In the years 1999 to 2001, there was also a brand and domain name conflict with the American company eToys Inc., which became the largest online toy retailer during the boom years and reached a peak market value of around 10 billion US dollars. The fight for the rights to etoy.IDENTITY went down in history as a "TOYWAR" and is now part of textbooks. More than 400 international media have reported (from the New York Times and CNN, Art in America, to the Wall Street Journal). The group etoy has rejected very high financial offers of the counterparty precisely because the defense and preservation of the abstract identity container (TRADE MARK) in the case of etoy is much more important than the identity of the individual agents.[1]

From julianoliver.com:

Julian Oliver is a New Zealander, Critical Engineer and artist based in Berlin. His work and lectures have been presented at many museums, galleries, international electronic-art events and conferences, including the Tate Modern, Transmediale, the Chaos Computer Congress, Ars Electronica, FILE and the Japan Media Arts Festival. Julian has received several awards, most notably the distinguished Golden Nica at Prix Ars Electronica 2011 for the project Newstweek (with Daniil Vasiliev). He is the co-author of the Critical Engineering Manifesto and co-founder of Crypto Party in Berlin, who’s shared studio Weise7 hosted the first three crypto-parties worldwide. He is also the co-founder of BLACKLIST, a screening and panel series focused on the primary existential threats of our time.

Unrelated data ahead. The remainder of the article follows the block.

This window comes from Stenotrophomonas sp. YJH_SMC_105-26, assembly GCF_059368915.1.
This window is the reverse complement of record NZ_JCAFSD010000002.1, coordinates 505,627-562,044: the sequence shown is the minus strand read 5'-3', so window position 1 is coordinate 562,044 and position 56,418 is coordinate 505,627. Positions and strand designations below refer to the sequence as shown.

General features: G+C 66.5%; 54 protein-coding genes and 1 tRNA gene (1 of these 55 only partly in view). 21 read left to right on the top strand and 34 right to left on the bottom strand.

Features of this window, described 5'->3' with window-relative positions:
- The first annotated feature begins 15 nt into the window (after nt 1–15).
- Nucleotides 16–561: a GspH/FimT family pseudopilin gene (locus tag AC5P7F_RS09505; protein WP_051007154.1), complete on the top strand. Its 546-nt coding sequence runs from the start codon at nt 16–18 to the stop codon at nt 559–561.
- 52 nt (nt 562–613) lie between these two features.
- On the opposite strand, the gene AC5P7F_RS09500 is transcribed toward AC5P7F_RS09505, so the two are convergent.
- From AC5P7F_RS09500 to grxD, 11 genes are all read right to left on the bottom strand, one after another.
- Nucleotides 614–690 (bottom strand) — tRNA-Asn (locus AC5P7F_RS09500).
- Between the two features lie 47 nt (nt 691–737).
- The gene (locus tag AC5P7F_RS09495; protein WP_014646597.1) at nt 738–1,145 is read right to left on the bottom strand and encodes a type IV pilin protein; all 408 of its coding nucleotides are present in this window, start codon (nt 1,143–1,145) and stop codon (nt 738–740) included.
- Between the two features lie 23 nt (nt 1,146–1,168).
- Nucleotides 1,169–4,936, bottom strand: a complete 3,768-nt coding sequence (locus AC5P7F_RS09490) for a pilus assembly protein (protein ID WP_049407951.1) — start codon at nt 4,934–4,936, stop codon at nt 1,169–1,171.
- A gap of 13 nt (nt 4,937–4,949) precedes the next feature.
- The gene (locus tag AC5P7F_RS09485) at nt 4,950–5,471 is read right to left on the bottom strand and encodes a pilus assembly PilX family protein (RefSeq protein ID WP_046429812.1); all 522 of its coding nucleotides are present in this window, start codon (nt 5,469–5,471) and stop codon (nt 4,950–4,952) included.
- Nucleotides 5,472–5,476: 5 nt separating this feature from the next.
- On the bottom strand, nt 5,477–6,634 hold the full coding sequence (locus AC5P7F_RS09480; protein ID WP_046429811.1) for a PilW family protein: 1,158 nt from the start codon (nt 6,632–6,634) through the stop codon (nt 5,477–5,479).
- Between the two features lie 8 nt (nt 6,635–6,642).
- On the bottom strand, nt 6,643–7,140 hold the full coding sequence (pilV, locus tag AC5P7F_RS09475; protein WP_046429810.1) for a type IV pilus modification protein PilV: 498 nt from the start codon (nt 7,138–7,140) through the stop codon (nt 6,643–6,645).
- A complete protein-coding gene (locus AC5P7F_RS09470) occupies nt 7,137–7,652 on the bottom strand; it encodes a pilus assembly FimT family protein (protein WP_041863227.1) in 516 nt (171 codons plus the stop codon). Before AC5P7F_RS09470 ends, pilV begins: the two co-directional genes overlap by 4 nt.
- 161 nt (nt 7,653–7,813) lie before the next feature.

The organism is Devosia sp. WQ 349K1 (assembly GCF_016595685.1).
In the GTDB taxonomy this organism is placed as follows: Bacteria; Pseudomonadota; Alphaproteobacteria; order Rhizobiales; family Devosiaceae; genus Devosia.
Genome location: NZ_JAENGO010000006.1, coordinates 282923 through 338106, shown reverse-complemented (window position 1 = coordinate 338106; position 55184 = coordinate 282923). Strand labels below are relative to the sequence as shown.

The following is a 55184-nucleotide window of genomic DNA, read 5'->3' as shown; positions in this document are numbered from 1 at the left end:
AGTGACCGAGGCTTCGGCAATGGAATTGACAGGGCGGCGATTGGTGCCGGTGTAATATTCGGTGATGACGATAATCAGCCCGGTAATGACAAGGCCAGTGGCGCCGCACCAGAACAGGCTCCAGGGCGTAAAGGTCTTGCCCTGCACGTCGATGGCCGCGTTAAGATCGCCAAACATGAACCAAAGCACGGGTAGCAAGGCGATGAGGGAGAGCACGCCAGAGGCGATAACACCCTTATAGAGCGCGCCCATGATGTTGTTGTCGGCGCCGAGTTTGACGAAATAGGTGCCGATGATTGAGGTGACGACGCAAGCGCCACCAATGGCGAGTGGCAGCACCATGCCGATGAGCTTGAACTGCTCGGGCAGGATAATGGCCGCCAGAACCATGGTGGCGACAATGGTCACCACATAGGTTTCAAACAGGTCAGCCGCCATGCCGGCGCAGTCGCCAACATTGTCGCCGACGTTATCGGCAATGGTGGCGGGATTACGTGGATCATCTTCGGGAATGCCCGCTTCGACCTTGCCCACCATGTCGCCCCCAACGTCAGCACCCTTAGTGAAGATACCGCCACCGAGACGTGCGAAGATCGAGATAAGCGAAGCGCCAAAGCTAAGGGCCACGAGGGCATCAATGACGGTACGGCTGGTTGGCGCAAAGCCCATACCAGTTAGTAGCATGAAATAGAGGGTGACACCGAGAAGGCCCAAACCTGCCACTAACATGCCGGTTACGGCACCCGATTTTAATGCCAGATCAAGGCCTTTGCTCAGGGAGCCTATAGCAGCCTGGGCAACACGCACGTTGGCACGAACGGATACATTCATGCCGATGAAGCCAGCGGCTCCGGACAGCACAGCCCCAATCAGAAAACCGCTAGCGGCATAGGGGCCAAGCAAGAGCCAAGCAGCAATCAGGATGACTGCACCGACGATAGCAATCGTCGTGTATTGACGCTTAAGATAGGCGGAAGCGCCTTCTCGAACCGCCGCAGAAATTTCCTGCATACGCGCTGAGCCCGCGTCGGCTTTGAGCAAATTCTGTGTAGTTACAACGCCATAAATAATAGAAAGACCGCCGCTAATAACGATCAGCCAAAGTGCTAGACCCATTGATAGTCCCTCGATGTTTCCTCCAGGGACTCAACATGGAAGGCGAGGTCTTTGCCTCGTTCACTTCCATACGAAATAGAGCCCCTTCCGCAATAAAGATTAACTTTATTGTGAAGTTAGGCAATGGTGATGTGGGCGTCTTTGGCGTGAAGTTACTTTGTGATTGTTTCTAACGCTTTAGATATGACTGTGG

Radical Networks is a conference that celebrates the free and open Internet, with hands-on workshops, speakers, and a gallery exhibiting artworks centered around radio and networking technology. It fosters critical discussion on contemporary issues that include surveillance, the spread of misinformation, ownership of personal data, and the increasing opacity of “The Cloud”.

Radical Networks is also an arts festival that considers networking technology as an artistic medium, featuring works that run the gamut from ethical hacks to creative experiments to live performances. [1]

From Hackers of Resistance:

The Hackers of Resistance (HORs) is a queer transfeminist hacker collective of artists, activists, researchers, cyborgs, witches, and technologists, of color. Co-conspirators, we build tools to defend our community, educate people to be secure, to demand and make ourselves heard, to fight back and hack tools of oppression. H0Rh0use is 0ur imm3rsive mUltim3dia heisT.

From Ada Gender New Media & Technology: